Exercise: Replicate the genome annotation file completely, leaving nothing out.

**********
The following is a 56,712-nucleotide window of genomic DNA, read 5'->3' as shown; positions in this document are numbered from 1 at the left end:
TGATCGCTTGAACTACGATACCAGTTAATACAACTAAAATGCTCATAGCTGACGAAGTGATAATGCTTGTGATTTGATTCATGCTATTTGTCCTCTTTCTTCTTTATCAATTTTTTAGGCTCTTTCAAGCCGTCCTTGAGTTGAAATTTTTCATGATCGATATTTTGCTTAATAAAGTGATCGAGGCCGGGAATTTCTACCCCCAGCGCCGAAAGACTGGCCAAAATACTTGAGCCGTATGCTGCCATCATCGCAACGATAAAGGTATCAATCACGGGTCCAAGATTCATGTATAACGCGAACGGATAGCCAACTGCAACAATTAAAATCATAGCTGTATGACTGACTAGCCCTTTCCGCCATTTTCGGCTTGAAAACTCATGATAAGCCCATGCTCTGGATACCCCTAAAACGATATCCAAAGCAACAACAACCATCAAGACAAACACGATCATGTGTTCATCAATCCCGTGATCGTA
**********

The following is a 56,712-nucleotide window of genomic DNA, read 5'->3' as shown; positions in this document are numbered from 1 at the left end:
TGATCGCTTGAACTACGATACCAGTTAATACAACTAAAATGCTCATAGCTGACGAAGTGATAATGCTTGTGATTTGATTCATGCTATTTGTCCTCTTTCTTCTTTATCAATTTTTTAGGCTCTTTCAAGCCGTCCTTGAGTTGAAATTTTTCATGATCGATATTTTGCTTAATAAAGTGATCGAGGCCGGGAATTTCTACCCCCAGCGCCGAAAGACTGGCCAAAATACTTGAGCCGTATGCTGCCATCATCGCAACGATAAAGGTATCAATCACGGGTCCAAGATTCATGTATAACGCGAACGGATAGCCAACTGCAACAATTAAAATCATAGCTGTATGACTGACTAGCCCTTTCCGCCATTTTCGGCTTGAAAACTCATGATAAGCCCATGCTCTGGATACCCCTAAAACGATATCCAAAGCAACAACAACCATCAAGACAAACACGATCATGTGTTCATCAATCCCGTGATCGTA